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Legislative Assembly for the ACT: 2016 Week 3 Hansard (10 March) . .

Page.. 1010..


Question resolved in the affirmative.

Bill agreed to in principle.

Leave granted to dispense with the detail stage.

Bill agreed to.

Smoke-Free Public Places Amendment Bill 2016

Debate resumed from 18 February 2016, on motion by Ms Fitzharris:

That this bill be agreed to in principle.

MR HANSON (Molonglo—Leader of the Opposition) (5.39): The Canberra Liberals will be supporting this bill. It has always been the case that we will endeavour to reduce smoking rates in our community. I recognise that this has been an effort of the government as well. This is another step in that process.

This is an area that across the nation has been an area of policy; there has been a national endeavour to reduce smoking rates. This bill specifically, though, addresses the issue of smoking in public places or at events. It amends the Smoke-Free Public Places Act 2003.

The bill states that the Chief Minister and minister may declare a public place or an event smoke free. The declarations will be made through a disallowable instrument, which I think is important because it means each individual case can be subject to debate in this place as required. The Chief Minister and minister must consult prior to any such declaration. The bill does not explicitly state who that consultation is with, but it would be assumed that it would be event owners and organisers, place managers and so on. Some clarification of that would have been useful, but nonetheless it is important that the requirement for consultation is addressed in the legislation.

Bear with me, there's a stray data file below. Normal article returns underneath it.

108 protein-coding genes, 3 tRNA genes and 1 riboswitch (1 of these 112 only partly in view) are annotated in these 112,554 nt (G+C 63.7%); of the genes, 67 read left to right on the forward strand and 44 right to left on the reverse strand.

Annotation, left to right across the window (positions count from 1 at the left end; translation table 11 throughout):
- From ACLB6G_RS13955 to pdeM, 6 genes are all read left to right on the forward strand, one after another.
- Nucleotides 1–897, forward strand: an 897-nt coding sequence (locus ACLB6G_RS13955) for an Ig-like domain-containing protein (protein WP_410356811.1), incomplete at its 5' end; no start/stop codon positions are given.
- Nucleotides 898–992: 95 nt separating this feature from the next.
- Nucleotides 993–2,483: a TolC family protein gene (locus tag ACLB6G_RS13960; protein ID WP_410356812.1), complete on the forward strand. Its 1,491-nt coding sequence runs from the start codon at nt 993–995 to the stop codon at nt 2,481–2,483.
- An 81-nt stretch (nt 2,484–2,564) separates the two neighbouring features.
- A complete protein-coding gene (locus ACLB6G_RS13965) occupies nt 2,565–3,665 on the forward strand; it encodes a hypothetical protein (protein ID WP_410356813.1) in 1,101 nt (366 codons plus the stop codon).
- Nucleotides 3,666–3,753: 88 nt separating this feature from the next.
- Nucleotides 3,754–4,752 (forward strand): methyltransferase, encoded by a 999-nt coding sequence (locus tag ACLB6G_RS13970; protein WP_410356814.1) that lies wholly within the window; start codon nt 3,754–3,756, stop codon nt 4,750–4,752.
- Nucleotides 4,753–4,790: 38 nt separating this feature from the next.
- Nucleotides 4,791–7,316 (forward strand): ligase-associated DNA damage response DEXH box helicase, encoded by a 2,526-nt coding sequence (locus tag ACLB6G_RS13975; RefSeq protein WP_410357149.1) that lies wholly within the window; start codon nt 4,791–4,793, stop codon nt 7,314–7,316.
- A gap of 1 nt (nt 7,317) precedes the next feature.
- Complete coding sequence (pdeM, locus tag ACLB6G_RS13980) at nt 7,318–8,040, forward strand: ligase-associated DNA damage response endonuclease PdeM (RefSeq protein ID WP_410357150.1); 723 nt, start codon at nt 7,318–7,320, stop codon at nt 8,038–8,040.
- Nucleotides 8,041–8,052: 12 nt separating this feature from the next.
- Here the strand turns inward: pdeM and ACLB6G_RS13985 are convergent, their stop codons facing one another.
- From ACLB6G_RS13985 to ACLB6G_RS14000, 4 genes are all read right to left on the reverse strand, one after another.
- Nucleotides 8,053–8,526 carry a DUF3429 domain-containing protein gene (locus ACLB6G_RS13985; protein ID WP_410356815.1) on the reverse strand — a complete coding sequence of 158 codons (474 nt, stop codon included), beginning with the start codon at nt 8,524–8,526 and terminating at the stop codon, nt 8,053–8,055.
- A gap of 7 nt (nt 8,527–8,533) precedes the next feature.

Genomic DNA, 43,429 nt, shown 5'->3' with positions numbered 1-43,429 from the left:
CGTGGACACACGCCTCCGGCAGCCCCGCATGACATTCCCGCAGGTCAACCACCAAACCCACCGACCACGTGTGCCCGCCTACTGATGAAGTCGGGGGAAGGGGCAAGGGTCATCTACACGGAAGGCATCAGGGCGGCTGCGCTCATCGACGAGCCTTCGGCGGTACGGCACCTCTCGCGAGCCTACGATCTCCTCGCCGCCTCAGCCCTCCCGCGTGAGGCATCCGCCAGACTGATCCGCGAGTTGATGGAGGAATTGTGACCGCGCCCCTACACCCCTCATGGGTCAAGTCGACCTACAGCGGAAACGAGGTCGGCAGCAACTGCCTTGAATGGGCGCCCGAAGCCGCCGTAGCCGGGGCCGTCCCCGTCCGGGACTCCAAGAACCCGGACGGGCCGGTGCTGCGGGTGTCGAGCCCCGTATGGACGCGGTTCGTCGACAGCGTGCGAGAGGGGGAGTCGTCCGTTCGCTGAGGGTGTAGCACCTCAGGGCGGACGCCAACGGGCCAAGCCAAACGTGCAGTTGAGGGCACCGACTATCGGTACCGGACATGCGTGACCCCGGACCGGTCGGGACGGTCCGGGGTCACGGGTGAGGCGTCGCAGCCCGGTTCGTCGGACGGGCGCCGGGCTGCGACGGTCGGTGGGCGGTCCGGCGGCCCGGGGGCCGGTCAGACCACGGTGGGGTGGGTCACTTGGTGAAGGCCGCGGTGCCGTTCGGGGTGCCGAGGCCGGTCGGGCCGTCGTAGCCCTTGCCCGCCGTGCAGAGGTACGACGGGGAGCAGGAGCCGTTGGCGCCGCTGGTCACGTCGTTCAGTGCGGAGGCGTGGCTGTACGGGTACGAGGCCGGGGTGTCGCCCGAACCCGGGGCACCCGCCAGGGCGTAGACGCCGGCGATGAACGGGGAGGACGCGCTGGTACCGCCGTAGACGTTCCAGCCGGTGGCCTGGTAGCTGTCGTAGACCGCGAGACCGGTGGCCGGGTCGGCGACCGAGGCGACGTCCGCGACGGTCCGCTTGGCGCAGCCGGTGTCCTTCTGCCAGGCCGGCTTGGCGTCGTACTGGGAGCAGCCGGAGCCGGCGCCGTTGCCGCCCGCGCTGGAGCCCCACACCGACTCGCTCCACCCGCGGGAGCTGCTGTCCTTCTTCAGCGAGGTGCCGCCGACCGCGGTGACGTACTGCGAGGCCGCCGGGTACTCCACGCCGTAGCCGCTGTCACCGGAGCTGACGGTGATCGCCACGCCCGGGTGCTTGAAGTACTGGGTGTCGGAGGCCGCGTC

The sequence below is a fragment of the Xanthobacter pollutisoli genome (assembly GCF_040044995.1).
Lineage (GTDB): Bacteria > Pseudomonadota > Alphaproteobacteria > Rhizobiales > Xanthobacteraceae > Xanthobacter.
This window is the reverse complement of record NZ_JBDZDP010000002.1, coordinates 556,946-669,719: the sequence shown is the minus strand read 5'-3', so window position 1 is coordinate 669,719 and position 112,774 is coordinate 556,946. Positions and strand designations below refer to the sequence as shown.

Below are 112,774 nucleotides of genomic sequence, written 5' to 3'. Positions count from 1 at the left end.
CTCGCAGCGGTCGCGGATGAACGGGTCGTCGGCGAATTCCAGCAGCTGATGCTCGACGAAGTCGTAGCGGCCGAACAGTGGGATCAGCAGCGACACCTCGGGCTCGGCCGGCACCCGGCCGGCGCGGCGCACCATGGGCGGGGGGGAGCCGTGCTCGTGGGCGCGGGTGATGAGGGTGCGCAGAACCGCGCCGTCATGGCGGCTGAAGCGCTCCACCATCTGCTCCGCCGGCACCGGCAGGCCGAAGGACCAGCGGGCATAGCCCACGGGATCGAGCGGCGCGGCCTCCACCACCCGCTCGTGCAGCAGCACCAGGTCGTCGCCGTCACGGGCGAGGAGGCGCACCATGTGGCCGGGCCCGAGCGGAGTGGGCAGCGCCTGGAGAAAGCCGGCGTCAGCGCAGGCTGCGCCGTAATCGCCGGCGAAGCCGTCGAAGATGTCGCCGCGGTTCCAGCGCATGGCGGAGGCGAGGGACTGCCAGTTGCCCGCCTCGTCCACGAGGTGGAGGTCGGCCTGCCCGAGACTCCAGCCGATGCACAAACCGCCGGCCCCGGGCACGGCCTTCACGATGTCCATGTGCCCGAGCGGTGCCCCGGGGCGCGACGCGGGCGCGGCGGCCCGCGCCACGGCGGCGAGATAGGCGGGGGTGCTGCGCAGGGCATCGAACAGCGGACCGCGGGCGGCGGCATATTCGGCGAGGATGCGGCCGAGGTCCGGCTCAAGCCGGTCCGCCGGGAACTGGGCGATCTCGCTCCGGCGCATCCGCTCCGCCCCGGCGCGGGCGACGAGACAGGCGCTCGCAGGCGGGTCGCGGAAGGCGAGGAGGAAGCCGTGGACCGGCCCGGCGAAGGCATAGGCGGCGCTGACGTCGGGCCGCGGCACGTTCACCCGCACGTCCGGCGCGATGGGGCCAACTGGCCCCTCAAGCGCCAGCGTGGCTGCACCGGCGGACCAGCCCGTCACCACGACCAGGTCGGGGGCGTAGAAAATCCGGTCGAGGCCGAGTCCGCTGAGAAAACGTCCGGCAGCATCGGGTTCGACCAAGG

When a public place is declared smoke free, designated areas may also be designated as smoking areas. These have a range of restrictions on them, similar to spaces where alcohol is served. The DOSAs, as they are called, are designated outdoor smoking areas. As for those areas in our pubs, cafes and clubs, entertainment cannot be provided in these areas, signage is required and so on.

We will stay alive to this legislation and look at what events and places are declared by the minister. We will then engage in that debate. It would be useful if the opposition could be consulted to prevent any unnecessary debate in this place should an area that is going to be designated or an event to be designated appear to be one that may be controversial. But as I stated, we will be supporting this legislation.

MR RATTENBURY (Molonglo) (5.43): Australia has long been a world leader in addressing the dangers of tobacco smoking. Smoking tobacco is recognised as one of the largest preventable causes of death and disease in Australia. Each year smoking kills an estimated 15,000 Australians and costs Australia $31½ billion in social and economic costs.


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